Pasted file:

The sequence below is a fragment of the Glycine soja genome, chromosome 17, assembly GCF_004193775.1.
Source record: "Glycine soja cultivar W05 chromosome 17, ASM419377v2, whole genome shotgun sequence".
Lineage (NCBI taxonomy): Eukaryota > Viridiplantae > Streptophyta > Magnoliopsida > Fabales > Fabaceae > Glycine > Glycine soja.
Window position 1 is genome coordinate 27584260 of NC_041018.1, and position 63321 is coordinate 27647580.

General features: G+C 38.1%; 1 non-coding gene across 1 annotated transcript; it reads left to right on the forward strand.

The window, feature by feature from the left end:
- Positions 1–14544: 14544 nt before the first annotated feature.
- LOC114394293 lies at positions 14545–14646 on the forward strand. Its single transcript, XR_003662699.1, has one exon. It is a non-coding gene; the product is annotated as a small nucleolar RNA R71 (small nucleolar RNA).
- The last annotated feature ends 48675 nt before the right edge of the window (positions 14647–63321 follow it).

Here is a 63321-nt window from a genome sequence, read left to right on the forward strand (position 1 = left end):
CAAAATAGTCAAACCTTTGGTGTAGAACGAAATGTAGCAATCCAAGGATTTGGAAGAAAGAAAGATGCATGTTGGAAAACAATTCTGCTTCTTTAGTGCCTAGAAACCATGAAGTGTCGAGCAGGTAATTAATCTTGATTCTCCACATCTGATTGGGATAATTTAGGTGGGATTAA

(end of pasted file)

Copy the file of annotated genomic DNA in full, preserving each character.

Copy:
The sequence below is a fragment of the Glycine soja genome, chromosome 17, assembly GCF_004193775.1.
Source record: "Glycine soja cultivar W05 chromosome 17, ASM419377v2, whole genome shotgun sequence".
Lineage (NCBI taxonomy): Eukaryota > Viridiplantae > Streptophyta > Magnoliopsida > Fabales > Fabaceae > Glycine > Glycine soja.
Window position 1 is genome coordinate 27584260 of NC_041018.1, and position 63321 is coordinate 27647580.

General features: G+C 38.1%; 1 non-coding gene across 1 annotated transcript; it reads left to right on the forward strand.

The window, feature by feature from the left end:
- Positions 1–14544: 14544 nt before the first annotated feature.
- LOC114394293 lies at positions 14545–14646 on the forward strand. Its single transcript, XR_003662699.1, has one exon. It is a non-coding gene; the product is annotated as a small nucleolar RNA R71 (small nucleolar RNA).
- The last annotated feature ends 48675 nt before the right edge of the window (positions 14647–63321 follow it).

Here is a 63321-nt window from a genome sequence, read left to right on the forward strand (position 1 = left end):
CAAAATAGTCAAACCTTTGGTGTAGAACGAAATGTAGCAATCCAAGGATTTGGAAGAAAGAAAGATGCATGTTGGAAAACAATTCTGCTTCTTTAGTGCCTAGAAACCATGAAGTGTCGAGCAGGTAATTAATCTTGATTCTCCACATCTGATTGGGATAATTTAGGTGGGATTAA